Decorating

9 Foolproof Tips for Choosing Artwork for Your Home

Since man first figured out how to paint on cave walls, artwork has been a way of making a house feel like a home. The perfect painting can be the centerpiece of your décor. It can add intrigue, spark up conversations and make a statement.

There are so many ways to decorate your walls, and with online vendors offering every type of artwork imaginable, the options are limitless. That can actually make narrowing down the selection more difficult. Here are a few things to consider and tips that can help you find artwork that will fit your home and personal style.

Keep It to Scale

No matter what type of artwork or style you prefer it should fit the space. That means making sure it’s to scale so that the artwork doesn’t get lost and doesn’t overwhelm the room.

If you’re hanging artwork, a good rule of thumb is to mirror the wall. If the wall is tall and has a nice amount of vertical space, look for a rectangular piece that’s vertically oriented. If you have a sizable bare wall in a large room a custom decal could work nicely. Despite their large size, wall decals are affordable, can be cut to fit precisely and apply in minutes.

Consider Your Space

It really helps to know where you want to display art before you buy it. The space can inspire the art or restrict it. Some spaces are a blank canvas, ready for any type or size of artwork. Others lend themselves well for only a few specific pieces of art. A hallway is a good example of this. The long, narrow walkway is perfect for a series of paintings or photographs.

Consider Your Lighting

Lighting can dramatically change the look of art. Natural lighting could also degrade some types of artwork. Once you know where you want to display the artwork check out the lighting at different times during the day. Also try different lighting options you do have control over, like the overhead lights or standing lamps.

Another lighting consideration – using lights to illuminate the art. There’s no shortage of lighting options, but it all comes down to the artwork. Different types of material require different sources of lighting. Art curators know better than anyone that even the type of paint used can affect how the light is reflected and alters how the colors are perceived.

Consider Your Current Décor

There’s no getting around the décor and architecture of your home. Deviating too far from the style that’s already predominant can make the artwork look out of place. Try to find at least one common element such as color, era or subject matter to help the artwork look cohesive.

Create a Budget

Art can be bought on all budgets. It literally spans from $1 postcards to multi-million dollar paintings. Crunch the numbers to decide how much you can invest in artwork before you start looking. If you’re interested in possibly starting an art collection that will gain in value, look for original artwork or signed prints.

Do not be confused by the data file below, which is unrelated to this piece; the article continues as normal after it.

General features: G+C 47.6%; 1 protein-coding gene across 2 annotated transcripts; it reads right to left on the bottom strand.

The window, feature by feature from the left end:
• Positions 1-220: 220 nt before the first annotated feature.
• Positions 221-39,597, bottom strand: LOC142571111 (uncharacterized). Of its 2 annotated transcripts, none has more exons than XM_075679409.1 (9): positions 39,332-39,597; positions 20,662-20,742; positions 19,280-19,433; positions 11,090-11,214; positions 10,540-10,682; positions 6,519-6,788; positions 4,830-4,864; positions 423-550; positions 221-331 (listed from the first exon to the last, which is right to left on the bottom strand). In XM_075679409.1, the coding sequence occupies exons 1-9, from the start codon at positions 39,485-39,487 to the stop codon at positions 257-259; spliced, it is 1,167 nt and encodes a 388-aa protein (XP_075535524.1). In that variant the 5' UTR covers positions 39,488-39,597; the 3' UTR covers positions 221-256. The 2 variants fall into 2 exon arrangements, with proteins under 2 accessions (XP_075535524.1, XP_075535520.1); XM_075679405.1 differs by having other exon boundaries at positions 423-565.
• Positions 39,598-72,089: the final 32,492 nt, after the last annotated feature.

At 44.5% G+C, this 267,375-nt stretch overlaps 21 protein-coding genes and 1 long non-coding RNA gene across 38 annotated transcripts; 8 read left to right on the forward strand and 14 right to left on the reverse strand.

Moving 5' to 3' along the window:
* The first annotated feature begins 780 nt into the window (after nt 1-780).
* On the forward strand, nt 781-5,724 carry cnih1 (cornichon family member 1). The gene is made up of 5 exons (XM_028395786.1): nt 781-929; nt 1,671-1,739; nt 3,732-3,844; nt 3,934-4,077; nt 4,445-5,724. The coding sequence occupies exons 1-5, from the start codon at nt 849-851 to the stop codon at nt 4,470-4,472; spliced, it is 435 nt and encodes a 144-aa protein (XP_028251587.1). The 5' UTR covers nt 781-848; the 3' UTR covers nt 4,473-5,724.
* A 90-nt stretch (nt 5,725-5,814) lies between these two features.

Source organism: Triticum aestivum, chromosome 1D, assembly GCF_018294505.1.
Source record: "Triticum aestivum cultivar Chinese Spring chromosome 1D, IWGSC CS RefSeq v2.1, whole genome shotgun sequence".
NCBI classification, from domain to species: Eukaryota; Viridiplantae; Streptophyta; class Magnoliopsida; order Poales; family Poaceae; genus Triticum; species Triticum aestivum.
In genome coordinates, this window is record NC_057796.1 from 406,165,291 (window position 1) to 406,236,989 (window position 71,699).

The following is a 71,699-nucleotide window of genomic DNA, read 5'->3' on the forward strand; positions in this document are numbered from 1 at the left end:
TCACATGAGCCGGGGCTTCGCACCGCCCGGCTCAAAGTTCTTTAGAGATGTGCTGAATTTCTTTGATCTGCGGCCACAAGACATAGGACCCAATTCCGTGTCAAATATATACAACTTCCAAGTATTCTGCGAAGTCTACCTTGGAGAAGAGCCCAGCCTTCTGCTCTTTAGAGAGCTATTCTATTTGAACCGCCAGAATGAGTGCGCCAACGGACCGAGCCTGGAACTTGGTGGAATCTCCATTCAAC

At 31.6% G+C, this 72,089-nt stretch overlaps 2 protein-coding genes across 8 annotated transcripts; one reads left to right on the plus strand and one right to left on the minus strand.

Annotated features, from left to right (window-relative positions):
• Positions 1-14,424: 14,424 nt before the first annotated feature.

If your budget is tight consider visiting a few estate sales or going to student art shows. At either event, you can pick up original artwork for a steal.

Give the Display Some Thought

Sometimes the way artwork is displayed is just as interesting as the art itself. For instance, a case for collectibles can be a beautiful handcrafted piece of furniture that showcases the beauty of the collection while attracting its own attention. Account for the display in your budget as well since hooks and frames can add a fair amount to the overall cost.

Choose a Theme

An easy way to narrow the selection and focus your efforts is to choose a theme. This is a particularly useful tip for anyone who’s thinking about starting or building a collection. The theme can be based on the style, time period, medium, genre or artist.

Take Steps to Protect the Art Piece

After putting so much time and effort into finding the perfect piece of art the last thing you want is for it to get damaged. Take extra precaution to secure art when you’re hanging it on the wall or sitting it on a pedestal. In both these scenarios, the artwork can be knocked over if it’s bumped into. Another consideration is glare on the glass of protection encasements and displays. It can be worth it to pay a little extra for non-reflective museum quality glass.

Choose Something You Love

Art is subjective and means something different to everyone. No matter what, choose a piece of art you love. None of the tips above matter if you don’t love the artwork you end up with. Choose something you’ll enjoy looking at every day for years to come, and you’ll be happy with the selection.

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